Radhauser will do whatever it takes to find the perpetrators and restore his town’s sense of safety. With such hostile opposition, can he succeed, and will justice be done?

• • •

Wednesday, January 12, 2000

Something evil had taken root in Ashland, Oregon. And with it, an uneasy feeling grabbed hold of Detective Winston Radhauser and wouldn’t let him go. If someone didn’t intervene, that evil would continue to multiply until the unthinkable happened.

He stood inside the twelve-by-twelve-foot stall of Mercedes, his wife’s mare, and dug his manure fork into the sawdust. Trying to ignore his uneasiness, he reminded himself he was on vacation. The only job he needed to worry about today was keeping his wife, Gracie, happy. And helping out with four-year-old Lizzie and their newborn son. But that didn’t change one basic fact. Radhauser was restless and eager to return to work.

From the juniper bushes on either side of the double barn doors, a mourning dove released its lonesome call. He grabbed the fork again. One thing he knew for certain, part of keeping Gracie happy involved a clean barn. He scooped up another load. It was a cool morning and the vapor from his breath rose in the air in front of him. He shook his fork, releasing the sawdust, then tossed the manure into his wheelbarrow. Before he’d spent any time around horses, Radhauser believed mucking out stalls would be a stinky job, but either he’d gotten used to it or there wasn’t any truth to that belief. The barn smelled, as it always did, like cedar, alfalfa and sweet feed laced with molasses.

When his cell phone rang, he dropped the fork, then pulled off his right glove, yanked the phone from his jacket pocket and answered.

“I need you to get down to the ER and check something out,” barked Captain Felix Murphy, his boss at the Ashland Police Department.

“It’s 8 o’clock in the morning, Murph. And I’m on vacation.” Technically, Radhauser was taking time off to be with Gracie as she recovered from the cesarean delivery of their son, Jonathan Lucas Radhauser, and started treatments for her breast cancer. Because it was diagnosed during the pregnancy, they’d done a radical mastectomy, then taken a chance and waited until after the birth to begin chemo and radiation. “Besides, you know Gracie is scheduled to start her chemotherapy treatments today.”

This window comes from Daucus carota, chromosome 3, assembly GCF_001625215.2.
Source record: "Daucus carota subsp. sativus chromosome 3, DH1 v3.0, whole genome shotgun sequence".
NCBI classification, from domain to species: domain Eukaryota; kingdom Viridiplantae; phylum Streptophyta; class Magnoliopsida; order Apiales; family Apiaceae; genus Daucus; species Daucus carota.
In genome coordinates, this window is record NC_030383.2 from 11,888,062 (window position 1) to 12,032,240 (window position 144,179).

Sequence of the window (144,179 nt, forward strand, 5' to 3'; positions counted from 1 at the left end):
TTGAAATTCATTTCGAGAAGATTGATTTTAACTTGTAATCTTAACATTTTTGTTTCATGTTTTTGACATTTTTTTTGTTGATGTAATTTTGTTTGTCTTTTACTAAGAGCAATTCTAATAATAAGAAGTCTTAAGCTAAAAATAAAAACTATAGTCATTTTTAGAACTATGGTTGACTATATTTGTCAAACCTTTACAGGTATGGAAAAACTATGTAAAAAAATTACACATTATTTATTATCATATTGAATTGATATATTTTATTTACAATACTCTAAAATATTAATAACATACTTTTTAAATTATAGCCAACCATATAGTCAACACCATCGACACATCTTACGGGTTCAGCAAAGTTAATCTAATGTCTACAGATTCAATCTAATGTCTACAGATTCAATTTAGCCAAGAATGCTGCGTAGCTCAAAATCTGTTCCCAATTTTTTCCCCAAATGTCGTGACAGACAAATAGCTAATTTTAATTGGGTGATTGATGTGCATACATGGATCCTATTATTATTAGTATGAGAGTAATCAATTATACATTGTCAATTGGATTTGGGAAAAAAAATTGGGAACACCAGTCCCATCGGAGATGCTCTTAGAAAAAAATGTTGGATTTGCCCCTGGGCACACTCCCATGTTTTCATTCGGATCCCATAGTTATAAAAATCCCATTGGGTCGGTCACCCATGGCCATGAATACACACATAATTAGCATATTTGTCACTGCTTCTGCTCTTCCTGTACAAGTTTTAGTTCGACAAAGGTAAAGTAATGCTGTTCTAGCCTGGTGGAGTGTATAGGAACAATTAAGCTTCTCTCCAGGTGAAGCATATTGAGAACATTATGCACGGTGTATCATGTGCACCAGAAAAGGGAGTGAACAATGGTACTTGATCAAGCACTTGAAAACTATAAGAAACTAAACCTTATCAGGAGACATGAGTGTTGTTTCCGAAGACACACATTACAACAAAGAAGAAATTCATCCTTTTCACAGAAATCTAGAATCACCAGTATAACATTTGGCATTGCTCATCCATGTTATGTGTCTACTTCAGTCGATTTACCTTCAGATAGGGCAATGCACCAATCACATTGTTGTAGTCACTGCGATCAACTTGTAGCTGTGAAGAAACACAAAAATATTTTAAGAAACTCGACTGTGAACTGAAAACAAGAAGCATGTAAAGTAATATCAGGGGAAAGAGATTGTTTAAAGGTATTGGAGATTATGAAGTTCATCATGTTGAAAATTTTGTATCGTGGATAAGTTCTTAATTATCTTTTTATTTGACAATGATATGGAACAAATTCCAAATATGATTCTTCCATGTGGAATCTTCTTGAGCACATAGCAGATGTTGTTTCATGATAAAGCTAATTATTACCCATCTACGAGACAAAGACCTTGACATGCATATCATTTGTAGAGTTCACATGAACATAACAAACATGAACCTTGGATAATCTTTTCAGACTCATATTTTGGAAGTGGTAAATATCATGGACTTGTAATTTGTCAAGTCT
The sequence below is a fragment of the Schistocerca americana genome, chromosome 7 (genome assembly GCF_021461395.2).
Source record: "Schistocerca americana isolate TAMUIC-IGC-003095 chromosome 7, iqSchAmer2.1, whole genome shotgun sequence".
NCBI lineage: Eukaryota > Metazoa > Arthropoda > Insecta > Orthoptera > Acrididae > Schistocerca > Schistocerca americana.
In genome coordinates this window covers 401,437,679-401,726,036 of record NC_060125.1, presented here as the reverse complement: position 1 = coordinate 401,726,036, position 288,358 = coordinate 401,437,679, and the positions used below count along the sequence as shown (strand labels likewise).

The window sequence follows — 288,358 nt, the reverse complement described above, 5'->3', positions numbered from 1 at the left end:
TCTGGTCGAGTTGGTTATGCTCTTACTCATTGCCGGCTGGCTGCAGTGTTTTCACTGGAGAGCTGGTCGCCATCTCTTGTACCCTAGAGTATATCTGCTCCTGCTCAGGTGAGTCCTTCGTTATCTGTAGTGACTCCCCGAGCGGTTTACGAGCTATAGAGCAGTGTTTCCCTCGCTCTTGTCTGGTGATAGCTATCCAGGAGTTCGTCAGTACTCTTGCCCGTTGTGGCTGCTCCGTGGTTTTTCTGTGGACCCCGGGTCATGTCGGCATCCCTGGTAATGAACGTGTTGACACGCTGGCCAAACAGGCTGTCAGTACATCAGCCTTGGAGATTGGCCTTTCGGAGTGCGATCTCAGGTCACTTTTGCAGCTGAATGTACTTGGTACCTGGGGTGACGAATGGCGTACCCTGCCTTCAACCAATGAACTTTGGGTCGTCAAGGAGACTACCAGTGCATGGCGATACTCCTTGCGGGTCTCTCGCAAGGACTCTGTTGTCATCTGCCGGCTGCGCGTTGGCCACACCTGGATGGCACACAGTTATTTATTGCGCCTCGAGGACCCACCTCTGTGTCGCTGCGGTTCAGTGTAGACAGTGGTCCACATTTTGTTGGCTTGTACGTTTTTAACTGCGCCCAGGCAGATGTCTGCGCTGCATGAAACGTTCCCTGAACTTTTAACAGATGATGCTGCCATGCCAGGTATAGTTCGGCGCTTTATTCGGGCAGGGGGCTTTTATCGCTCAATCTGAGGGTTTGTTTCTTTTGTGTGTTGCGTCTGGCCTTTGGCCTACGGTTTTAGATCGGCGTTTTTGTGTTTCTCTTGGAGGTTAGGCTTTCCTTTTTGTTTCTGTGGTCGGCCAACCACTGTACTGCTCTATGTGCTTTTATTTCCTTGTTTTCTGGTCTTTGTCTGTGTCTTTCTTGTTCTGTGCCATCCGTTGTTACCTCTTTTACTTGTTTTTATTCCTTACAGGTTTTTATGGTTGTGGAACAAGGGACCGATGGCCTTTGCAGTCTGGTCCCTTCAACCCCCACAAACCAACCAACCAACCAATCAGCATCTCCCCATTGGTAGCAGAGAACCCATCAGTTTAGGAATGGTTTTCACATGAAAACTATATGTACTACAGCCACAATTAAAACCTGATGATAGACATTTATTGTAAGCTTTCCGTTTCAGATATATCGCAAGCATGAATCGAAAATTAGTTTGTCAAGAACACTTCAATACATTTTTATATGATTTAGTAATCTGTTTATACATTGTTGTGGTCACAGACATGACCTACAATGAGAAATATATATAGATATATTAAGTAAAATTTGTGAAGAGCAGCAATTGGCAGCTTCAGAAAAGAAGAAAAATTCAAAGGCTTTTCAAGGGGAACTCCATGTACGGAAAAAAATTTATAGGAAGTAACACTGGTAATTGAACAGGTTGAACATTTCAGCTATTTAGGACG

“Not until 2:30 this afternoon, right? You’ve got plenty of time to handle this.”

There was nothing he’d rather do, but there’d be hell to pay with his wife if he did. “Send Vernon. I’ve got my hands full here taking care of Gracie and the barn.”

“Look, I know I signed off on your three weeks, but Vernon’s out with a strep throat and we’ve got a real mess on our hands.”

Captain Murphy had been on edge ever since he found a hate flyer taped to the station window a couple weeks ago. The following day, two cars were reported vandalized—racist and anti-gay slogans had been painted in red on their windshields.

“A Doctor Landenberg called,” Murphy said. “He just admitted a high school boy, delirious with fever and a white cell count off the charts.”

“Sounds like a serious infection,” Radhauser said. “But what’s it got to do with us?”

“The doctor was suspicious. Said his mom brought him into the ER after she tried to get him into a tub of cool water to bring down the fever. That’s when she saw it. A brand singed into the skin of his abdomen. And the kid won’t tell anyone how or where he got it.”

“A brand? You mean like for cattle?” Radhauser struggled with disbelief, trying to make sense of what he just heard.

“Yeah,” Murphy said. “Branded, like a damn heifer. Doctor Landenberg thinks the kid was assaulted. A hate crime because the boy is gay. But the kid won’t talk.”

“What did the brand say? Was it initials? A logo of some sort? Something we can identify.”

“The doctor was pretty closed-mouth about the specifics, but he sounded upset. Come on, Radhauser. You know as well as I do, this could turn into our worst nightmare. You’re good with kids. I need you on this.”